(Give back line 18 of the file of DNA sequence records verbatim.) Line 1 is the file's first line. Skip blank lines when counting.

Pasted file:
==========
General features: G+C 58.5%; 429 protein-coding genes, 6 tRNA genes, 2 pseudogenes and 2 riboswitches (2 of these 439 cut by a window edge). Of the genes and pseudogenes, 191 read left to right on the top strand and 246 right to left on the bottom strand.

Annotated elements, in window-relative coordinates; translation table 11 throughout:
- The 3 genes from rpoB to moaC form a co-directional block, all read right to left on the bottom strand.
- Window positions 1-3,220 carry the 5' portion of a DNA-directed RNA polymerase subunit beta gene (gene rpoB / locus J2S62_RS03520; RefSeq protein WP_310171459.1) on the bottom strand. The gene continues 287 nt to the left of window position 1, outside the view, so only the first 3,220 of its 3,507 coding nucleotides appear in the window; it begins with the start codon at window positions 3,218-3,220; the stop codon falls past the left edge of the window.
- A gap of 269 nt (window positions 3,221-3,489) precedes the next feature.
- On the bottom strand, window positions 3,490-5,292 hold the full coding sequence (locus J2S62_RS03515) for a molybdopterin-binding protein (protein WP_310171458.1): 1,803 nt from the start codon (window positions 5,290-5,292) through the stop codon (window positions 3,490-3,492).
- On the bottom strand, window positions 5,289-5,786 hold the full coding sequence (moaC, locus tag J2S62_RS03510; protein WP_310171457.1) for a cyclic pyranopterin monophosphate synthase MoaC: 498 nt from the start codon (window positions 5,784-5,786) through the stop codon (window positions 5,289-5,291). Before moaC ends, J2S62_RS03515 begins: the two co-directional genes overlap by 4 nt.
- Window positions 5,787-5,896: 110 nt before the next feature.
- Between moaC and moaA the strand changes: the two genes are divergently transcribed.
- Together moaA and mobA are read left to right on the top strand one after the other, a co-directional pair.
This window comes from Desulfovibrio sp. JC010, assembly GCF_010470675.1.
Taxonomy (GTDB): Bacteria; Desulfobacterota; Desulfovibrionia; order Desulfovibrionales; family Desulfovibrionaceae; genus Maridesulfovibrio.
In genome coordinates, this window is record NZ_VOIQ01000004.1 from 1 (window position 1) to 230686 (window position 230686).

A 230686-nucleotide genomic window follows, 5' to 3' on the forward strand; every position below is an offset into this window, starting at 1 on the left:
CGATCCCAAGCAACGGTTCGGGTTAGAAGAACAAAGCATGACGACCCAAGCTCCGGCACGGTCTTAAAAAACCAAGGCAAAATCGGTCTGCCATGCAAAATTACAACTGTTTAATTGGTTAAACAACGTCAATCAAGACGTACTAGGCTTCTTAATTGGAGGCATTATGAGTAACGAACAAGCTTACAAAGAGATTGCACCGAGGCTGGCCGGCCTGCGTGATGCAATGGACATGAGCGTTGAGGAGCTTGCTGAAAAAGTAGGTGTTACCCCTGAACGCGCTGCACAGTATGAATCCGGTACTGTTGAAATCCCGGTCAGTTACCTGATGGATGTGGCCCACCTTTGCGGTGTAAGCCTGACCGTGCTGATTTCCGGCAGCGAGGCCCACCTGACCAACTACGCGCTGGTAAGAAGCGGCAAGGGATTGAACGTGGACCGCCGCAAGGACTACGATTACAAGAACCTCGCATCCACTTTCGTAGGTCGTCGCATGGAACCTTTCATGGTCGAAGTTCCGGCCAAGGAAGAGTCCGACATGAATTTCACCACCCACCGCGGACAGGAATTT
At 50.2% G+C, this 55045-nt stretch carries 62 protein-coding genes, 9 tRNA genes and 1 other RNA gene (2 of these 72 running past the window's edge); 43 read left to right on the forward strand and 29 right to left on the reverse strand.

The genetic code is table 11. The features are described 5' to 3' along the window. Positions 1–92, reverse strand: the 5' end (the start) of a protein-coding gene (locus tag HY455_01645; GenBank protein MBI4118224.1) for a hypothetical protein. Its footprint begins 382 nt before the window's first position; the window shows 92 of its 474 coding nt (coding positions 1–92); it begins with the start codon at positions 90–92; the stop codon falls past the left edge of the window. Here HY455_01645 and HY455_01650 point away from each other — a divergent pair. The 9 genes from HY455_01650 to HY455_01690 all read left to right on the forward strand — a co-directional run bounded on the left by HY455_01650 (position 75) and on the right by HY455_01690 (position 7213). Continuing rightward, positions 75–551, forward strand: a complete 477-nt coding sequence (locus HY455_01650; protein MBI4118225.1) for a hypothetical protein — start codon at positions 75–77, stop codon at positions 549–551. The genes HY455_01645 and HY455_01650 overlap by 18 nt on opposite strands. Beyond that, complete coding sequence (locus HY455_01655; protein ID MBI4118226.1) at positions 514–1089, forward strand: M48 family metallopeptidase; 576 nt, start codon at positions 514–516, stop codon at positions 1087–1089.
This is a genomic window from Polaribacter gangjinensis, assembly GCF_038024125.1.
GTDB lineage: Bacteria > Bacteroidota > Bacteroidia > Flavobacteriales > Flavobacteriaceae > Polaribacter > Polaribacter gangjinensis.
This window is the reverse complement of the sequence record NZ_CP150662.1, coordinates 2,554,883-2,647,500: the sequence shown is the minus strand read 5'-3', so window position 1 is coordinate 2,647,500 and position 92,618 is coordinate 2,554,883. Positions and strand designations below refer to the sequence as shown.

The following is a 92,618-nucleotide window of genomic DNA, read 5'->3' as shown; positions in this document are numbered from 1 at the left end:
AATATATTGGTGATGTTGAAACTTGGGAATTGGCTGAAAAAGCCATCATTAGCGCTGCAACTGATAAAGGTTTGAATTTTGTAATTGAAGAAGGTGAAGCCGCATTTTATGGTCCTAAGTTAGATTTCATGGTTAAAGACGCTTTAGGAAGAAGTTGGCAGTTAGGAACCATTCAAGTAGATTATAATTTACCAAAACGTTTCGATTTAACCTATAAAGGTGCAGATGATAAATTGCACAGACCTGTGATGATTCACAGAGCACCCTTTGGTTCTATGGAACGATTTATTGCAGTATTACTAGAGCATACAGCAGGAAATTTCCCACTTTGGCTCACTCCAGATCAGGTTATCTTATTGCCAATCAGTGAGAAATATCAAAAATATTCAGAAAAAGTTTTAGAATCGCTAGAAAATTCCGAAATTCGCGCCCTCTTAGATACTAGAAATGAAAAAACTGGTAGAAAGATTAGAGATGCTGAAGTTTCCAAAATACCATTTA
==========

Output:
This is a genomic window from Polaribacter gangjinensis, assembly GCF_038024125.1.